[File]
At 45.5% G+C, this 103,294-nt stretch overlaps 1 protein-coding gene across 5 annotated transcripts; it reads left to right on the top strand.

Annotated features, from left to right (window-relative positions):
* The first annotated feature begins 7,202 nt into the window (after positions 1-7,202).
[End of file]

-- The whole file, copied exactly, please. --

At 45.5% G+C, this 103,294-nt stretch overlaps 1 protein-coding gene across 5 annotated transcripts; it reads left to right on the top strand.

Annotated features, from left to right (window-relative positions):
* The first annotated feature begins 7,202 nt into the window (after positions 1-7,202).